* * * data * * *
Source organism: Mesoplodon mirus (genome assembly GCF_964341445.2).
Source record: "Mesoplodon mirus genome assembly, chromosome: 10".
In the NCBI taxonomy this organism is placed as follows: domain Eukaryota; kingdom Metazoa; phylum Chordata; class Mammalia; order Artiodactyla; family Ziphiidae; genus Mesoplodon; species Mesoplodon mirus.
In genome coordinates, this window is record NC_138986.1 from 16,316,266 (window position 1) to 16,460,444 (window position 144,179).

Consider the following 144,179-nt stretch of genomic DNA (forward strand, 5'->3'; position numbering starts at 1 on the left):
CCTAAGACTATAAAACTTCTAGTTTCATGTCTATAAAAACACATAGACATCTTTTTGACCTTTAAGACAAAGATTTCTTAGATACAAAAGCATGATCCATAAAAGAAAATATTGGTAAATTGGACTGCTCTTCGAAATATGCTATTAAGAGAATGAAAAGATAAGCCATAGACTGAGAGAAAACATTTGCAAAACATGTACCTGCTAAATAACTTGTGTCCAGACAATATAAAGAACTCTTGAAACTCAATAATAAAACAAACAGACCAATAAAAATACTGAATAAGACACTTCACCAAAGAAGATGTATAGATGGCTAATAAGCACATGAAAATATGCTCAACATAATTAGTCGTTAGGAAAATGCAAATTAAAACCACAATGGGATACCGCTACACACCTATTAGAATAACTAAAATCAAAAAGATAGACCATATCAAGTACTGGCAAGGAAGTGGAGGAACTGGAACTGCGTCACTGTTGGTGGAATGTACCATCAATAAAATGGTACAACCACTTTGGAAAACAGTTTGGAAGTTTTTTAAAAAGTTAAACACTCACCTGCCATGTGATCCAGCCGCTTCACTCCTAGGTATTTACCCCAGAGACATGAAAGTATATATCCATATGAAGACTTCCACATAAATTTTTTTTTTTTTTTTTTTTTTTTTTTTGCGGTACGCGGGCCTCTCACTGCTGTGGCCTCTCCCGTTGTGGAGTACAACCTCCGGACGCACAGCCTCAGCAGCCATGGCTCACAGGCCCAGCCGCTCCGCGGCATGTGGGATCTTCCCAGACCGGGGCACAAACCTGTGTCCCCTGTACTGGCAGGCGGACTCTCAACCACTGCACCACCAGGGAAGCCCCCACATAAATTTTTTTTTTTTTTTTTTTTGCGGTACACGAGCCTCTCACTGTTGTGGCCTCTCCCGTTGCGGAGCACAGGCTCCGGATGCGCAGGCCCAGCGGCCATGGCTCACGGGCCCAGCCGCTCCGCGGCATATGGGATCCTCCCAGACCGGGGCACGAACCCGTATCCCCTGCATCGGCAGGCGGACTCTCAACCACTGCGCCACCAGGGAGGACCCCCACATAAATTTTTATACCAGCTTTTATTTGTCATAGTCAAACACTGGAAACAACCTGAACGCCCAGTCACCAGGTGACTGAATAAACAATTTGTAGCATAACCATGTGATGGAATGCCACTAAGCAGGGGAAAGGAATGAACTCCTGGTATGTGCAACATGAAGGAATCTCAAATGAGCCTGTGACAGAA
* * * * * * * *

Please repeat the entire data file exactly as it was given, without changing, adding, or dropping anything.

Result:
Source organism: Mesoplodon mirus (genome assembly GCF_964341445.2).
Source record: "Mesoplodon mirus genome assembly, chromosome: 10".
In the NCBI taxonomy this organism is placed as follows: domain Eukaryota; kingdom Metazoa; phylum Chordata; class Mammalia; order Artiodactyla; family Ziphiidae; genus Mesoplodon; species Mesoplodon mirus.
In genome coordinates, this window is record NC_138986.1 from 16,316,266 (window position 1) to 16,460,444 (window position 144,179).

Consider the following 144,179-nt stretch of genomic DNA (forward strand, 5'->3'; position numbering starts at 1 on the left):
CCTAAGACTATAAAACTTCTAGTTTCATGTCTATAAAAACACATAGACATCTTTTTGACCTTTAAGACAAAGATTTCTTAGATACAAAAGCATGATCCATAAAAGAAAATATTGGTAAATTGGACTGCTCTTCGAAATATGCTATTAAGAGAATGAAAAGATAAGCCATAGACTGAGAGAAAACATTTGCAAAACATGTACCTGCTAAATAACTTGTGTCCAGACAATATAAAGAACTCTTGAAACTCAATAATAAAACAAACAGACCAATAAAAATACTGAATAAGACACTTCACCAAAGAAGATGTATAGATGGCTAATAAGCACATGAAAATATGCTCAACATAATTAGTCGTTAGGAAAATGCAAATTAAAACCACAATGGGATACCGCTACACACCTATTAGAATAACTAAAATCAAAAAGATAGACCATATCAAGTACTGGCAAGGAAGTGGAGGAACTGGAACTGCGTCACTGTTGGTGGAATGTACCATCAATAAAATGGTACAACCACTTTGGAAAACAGTTTGGAAGTTTTTTAAAAAGTTAAACACTCACCTGCCATGTGATCCAGCCGCTTCACTCCTAGGTATTTACCCCAGAGACATGAAAGTATATATCCATATGAAGACTTCCACATAAATTTTTTTTTTTTTTTTTTTTTTTTTTTTGCGGTACGCGGGCCTCTCACTGCTGTGGCCTCTCCCGTTGTGGAGTACAACCTCCGGACGCACAGCCTCAGCAGCCATGGCTCACAGGCCCAGCCGCTCCGCGGCATGTGGGATCTTCCCAGACCGGGGCACAAACCTGTGTCCCCTGTACTGGCAGGCGGACTCTCAACCACTGCACCACCAGGGAAGCCCCCACATAAATTTTTTTTTTTTTTTTTTTTGCGGTACACGAGCCTCTCACTGTTGTGGCCTCTCCCGTTGCGGAGCACAGGCTCCGGATGCGCAGGCCCAGCGGCCATGGCTCACGGGCCCAGCCGCTCCGCGGCATATGGGATCCTCCCAGACCGGGGCACGAACCCGTATCCCCTGCATCGGCAGGCGGACTCTCAACCACTGCGCCACCAGGGAGGACCCCCACATAAATTTTTATACCAGCTTTTATTTGTCATAGTCAAACACTGGAAACAACCTGAACGCCCAGTCACCAGGTGACTGAATAAACAATTTGTAGCATAACCATGTGATGGAATGCCACTAAGCAGGGGAAAGGAATGAACTCCTGGTATGTGCAACATGAAGGAATCTCAAATGAGCCTGTGACAGAA